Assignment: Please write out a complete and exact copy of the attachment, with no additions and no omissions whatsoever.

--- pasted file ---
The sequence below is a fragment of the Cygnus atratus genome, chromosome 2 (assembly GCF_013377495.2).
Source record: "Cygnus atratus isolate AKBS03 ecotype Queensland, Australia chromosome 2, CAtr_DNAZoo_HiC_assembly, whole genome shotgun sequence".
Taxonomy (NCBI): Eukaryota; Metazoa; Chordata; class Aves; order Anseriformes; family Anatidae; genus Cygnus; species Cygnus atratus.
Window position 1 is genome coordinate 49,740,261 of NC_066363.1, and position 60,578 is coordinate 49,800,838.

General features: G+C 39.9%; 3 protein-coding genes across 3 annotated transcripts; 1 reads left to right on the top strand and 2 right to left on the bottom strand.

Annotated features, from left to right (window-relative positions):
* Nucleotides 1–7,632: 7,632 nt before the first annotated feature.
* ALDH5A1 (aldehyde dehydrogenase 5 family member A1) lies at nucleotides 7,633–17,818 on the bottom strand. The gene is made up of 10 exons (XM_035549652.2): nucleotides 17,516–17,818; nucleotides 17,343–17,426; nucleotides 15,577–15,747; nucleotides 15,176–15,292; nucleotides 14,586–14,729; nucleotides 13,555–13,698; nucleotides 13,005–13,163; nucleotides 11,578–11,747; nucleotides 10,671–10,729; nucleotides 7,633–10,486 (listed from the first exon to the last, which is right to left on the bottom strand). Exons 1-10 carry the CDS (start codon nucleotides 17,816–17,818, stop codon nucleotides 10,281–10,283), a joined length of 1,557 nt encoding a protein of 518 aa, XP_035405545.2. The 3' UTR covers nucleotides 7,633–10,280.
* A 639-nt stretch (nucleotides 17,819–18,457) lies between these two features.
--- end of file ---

The sequence below is a fragment of the Cygnus atratus genome, chromosome 2 (assembly GCF_013377495.2).
Source record: "Cygnus atratus isolate AKBS03 ecotype Queensland, Australia chromosome 2, CAtr_DNAZoo_HiC_assembly, whole genome shotgun sequence".
Taxonomy (NCBI): Eukaryota; Metazoa; Chordata; class Aves; order Anseriformes; family Anatidae; genus Cygnus; species Cygnus atratus.
Window position 1 is genome coordinate 49,740,261 of NC_066363.1, and position 60,578 is coordinate 49,800,838.

General features: G+C 39.9%; 3 protein-coding genes across 3 annotated transcripts; 1 reads left to right on the top strand and 2 right to left on the bottom strand.

Annotated features, from left to right (window-relative positions):
* Nucleotides 1–7,632: 7,632 nt before the first annotated feature.
* ALDH5A1 (aldehyde dehydrogenase 5 family member A1) lies at nucleotides 7,633–17,818 on the bottom strand. The gene is made up of 10 exons (XM_035549652.2): nucleotides 17,516–17,818; nucleotides 17,343–17,426; nucleotides 15,577–15,747; nucleotides 15,176–15,292; nucleotides 14,586–14,729; nucleotides 13,555–13,698; nucleotides 13,005–13,163; nucleotides 11,578–11,747; nucleotides 10,671–10,729; nucleotides 7,633–10,486 (listed from the first exon to the last, which is right to left on the bottom strand). Exons 1-10 carry the CDS (start codon nucleotides 17,816–17,818, stop codon nucleotides 10,281–10,283), a joined length of 1,557 nt encoding a protein of 518 aa, XP_035405545.2. The 3' UTR covers nucleotides 7,633–10,280.
* A 639-nt stretch (nucleotides 17,819–18,457) lies between these two features.